I brought this because Psycho-Logical covers matters such as alcoholism and addiction. Statistics show that those with mental health problems are at a greatly increased risk of addiction or substance abuse, and while it’s tempting to attribute that to compromised logical thinking and restraint due to the mental health issue, it’s arguably a lot more to do with self-medicating, with people trying to achieve some respite from the constant negative effects of a disorder, when little or no official help or resources are available.
It must be devastating for those who cannot access appropriate help Dean.
But I also bring this glass as it signifies where my journey, my interest in mental health, and my life in general, really began. I grew up in a pub, in a remote, isolated, economically-depressed community (the coal mine the village was built around was shut down around the time of my birth). When you have a village full of burly no-nonsense working-class miners suddenly unemployed, this has consequences. I saw a lot of mental health problems, being a child in a pub in such a context. I saw a lot of tragedy. If I knew then what I know now (and was an adult they’d take seriously) maybe I could have done something. It’s what motivates me still.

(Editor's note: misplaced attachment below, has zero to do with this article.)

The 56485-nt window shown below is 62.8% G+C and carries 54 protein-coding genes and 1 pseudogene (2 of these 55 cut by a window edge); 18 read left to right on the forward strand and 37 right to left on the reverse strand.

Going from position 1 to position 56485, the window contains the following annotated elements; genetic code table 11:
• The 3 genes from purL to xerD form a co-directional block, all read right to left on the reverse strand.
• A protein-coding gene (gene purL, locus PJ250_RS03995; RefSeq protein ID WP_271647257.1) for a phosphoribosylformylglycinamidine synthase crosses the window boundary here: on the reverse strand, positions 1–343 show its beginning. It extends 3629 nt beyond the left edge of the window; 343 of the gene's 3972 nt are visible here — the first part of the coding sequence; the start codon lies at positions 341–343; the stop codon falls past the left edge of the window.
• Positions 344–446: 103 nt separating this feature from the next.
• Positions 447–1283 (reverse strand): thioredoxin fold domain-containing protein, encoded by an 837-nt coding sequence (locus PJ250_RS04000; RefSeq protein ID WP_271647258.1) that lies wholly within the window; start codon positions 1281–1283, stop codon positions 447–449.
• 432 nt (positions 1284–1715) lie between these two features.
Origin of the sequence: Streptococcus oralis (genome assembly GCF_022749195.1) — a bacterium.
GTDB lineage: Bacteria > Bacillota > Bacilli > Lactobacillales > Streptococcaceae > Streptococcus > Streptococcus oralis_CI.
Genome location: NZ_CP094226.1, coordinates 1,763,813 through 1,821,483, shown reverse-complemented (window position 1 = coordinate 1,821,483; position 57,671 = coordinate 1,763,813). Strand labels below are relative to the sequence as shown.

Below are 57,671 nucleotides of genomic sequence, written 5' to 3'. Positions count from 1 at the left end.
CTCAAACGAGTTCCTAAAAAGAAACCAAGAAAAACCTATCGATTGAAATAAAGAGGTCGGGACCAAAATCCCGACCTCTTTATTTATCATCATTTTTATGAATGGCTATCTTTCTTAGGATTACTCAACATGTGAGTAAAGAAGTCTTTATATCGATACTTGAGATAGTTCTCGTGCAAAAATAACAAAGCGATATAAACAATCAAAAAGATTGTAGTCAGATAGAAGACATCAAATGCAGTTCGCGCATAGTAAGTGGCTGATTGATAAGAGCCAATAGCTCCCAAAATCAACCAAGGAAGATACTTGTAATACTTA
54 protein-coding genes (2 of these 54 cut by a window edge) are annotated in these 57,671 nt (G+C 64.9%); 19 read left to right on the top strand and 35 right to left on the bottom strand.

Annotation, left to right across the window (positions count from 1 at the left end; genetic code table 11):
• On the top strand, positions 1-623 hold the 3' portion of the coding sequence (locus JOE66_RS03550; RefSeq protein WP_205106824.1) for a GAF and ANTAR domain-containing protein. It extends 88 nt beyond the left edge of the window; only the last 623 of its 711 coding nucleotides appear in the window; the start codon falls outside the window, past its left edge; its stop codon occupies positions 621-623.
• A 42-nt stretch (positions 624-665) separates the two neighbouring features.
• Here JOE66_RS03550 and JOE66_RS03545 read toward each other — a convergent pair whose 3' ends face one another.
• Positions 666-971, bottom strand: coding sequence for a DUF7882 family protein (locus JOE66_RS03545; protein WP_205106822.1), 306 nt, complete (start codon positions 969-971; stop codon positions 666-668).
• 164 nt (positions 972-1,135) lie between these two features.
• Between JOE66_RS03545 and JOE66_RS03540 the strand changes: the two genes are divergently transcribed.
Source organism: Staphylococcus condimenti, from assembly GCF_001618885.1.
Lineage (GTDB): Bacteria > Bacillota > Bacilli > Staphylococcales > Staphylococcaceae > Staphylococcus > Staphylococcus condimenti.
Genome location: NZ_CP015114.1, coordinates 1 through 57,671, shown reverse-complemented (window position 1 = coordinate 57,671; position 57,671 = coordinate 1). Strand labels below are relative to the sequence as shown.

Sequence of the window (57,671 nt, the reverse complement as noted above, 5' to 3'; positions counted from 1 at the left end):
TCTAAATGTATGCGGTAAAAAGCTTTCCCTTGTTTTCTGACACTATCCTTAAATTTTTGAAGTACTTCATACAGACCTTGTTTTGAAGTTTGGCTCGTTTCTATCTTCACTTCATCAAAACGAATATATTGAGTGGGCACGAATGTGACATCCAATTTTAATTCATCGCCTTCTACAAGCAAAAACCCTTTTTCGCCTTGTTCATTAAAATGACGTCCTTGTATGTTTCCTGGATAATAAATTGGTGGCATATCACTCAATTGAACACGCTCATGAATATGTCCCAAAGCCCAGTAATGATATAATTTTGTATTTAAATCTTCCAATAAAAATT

And, I keep these pint glasses around to remind me of who I am, where I’m from. I was the first person in my immediate family to even do A-levels, let alone more. The fact that I’ve ended up where I am is ridiculous, in hindsight. And when so many other academics and writers are from more privileged, more entitled origins, I think it’s vital to be conscious of my own ore rough-and-ready roots.